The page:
Promoting diversity and inclusion

Rushane’s struggle of having to dampen part of his cultural expression in deference to the established norms is not something new. In order to diversify, people of color have to get their foot in the door of the spaces of leadership. They have to be in the room and create relationships at the higher levels of business in order to filter down and normalize the cultural characteristics that are different from what has been deemed “acceptable.”

Americans, white Americans who have held those positions of power, have had some significant growing pains in opening their hearts to that kind of cultural change. I like to think we have made some progress in that evolution, but that progress is so painfully slow, and young Black people like Rushane are still struggling to feel like an insider in the spaces that are starting to open the doors to them.

There is a need for some discernment, knowing how to tailor your presentation to fit your audience. In the light of being a part of effective change, it is a delicate balancing act between being your authentic self and understanding what parts of your authentic self to present to different audiences. There’s a risk/benefit measurement involved. I do it myself; there are different facets to my “authentic self.” My students in class see one part of that, my colleagues see another, my family sees another. Perhaps the difference is, I never feel as though I have to hide my sense of cultural expression.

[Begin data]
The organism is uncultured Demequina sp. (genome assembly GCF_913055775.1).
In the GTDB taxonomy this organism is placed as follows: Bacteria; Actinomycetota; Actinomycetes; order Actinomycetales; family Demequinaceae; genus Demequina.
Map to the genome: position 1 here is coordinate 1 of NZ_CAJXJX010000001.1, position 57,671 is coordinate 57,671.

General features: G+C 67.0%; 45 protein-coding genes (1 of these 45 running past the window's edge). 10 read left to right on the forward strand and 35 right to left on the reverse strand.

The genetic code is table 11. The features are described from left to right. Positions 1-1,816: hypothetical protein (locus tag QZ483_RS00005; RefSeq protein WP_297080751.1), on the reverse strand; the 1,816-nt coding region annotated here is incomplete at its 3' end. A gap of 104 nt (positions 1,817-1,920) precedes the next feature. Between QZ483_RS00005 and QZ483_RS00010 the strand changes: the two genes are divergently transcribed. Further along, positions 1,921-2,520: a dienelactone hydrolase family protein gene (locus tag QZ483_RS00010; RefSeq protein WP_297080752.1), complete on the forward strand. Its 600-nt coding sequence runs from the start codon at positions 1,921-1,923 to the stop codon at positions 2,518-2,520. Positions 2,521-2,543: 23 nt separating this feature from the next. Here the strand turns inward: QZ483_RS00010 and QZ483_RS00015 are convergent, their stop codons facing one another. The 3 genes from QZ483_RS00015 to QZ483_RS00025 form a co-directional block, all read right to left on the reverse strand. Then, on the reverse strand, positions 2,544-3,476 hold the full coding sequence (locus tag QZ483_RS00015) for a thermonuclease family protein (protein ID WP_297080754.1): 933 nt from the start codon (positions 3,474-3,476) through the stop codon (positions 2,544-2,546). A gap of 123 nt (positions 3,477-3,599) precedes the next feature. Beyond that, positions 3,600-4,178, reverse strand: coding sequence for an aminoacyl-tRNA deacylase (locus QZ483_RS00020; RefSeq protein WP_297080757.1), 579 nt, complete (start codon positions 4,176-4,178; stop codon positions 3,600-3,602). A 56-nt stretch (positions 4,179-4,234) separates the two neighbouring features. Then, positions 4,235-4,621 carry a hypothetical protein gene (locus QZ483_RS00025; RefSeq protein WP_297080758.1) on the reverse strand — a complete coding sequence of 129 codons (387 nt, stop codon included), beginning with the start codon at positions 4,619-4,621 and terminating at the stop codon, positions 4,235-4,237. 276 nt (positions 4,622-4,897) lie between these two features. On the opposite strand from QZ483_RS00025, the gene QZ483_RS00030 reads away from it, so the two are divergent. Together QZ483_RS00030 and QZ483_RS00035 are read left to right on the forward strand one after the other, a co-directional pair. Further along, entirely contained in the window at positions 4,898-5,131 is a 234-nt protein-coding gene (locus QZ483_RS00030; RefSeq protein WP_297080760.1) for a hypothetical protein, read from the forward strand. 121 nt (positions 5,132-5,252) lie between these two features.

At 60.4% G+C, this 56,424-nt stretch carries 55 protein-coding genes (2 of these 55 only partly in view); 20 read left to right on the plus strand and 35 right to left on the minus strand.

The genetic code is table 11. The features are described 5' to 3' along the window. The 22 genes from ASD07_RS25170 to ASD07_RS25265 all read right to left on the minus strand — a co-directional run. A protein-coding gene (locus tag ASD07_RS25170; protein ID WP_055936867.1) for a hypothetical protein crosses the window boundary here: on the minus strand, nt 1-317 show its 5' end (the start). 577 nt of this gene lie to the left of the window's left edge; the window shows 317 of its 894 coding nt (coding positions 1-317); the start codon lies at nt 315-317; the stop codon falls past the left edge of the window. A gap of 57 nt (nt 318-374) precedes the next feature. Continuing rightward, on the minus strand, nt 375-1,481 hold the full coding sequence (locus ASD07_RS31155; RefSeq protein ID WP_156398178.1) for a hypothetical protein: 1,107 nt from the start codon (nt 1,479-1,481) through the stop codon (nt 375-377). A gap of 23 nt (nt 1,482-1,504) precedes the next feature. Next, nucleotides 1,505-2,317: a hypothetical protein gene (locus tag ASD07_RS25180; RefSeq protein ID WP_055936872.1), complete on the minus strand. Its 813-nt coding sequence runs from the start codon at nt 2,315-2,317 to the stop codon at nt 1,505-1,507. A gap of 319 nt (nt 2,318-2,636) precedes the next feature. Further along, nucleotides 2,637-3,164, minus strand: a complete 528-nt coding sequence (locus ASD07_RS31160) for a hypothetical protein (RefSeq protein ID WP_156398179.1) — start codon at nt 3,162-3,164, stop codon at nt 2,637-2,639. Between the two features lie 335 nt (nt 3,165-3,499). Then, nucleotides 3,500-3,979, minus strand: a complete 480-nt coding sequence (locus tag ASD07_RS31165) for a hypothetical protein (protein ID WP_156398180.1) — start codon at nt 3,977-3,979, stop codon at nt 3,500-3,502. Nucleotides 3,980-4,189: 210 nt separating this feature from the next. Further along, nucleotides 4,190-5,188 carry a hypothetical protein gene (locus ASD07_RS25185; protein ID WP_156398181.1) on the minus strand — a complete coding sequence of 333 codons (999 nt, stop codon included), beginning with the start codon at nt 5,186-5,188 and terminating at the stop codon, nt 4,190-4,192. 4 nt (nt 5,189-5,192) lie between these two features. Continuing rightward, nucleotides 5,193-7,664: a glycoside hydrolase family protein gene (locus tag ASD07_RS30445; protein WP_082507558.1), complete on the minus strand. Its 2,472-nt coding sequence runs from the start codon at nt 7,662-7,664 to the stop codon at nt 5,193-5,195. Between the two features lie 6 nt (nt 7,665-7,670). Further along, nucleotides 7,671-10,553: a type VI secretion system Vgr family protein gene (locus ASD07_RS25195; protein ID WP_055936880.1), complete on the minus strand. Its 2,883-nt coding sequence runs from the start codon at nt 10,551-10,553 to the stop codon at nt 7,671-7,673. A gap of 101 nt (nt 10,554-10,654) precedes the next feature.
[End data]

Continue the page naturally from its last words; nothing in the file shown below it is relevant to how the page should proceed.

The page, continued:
With that knowledge, what I hope to teach my students to embrace who they are, where they came from and to carry that into each new space they inhabit. While they must discern which parts of themselves to highlight to get in the door, they can still be effective, make relationships that matter, and continue to push the cultural diversity needle forward by staying true to all parts of their authentic selves.

What does Rushane grapple with now?

Choosing his path

As a dual major, Rushane has had to learn how to balance his workload in two very different concentrations: STEM and humanities. His love of biology is leading him in the direction of a career in medicine, but his love of music production and the arts often pulls him in a different direction.

I want to help people like myself, from areas like Spring Valley, who are usually undocumented and don’t have access to the healthcare system that the United States citizens who are more privileged have access to.

What would he tell his high school self?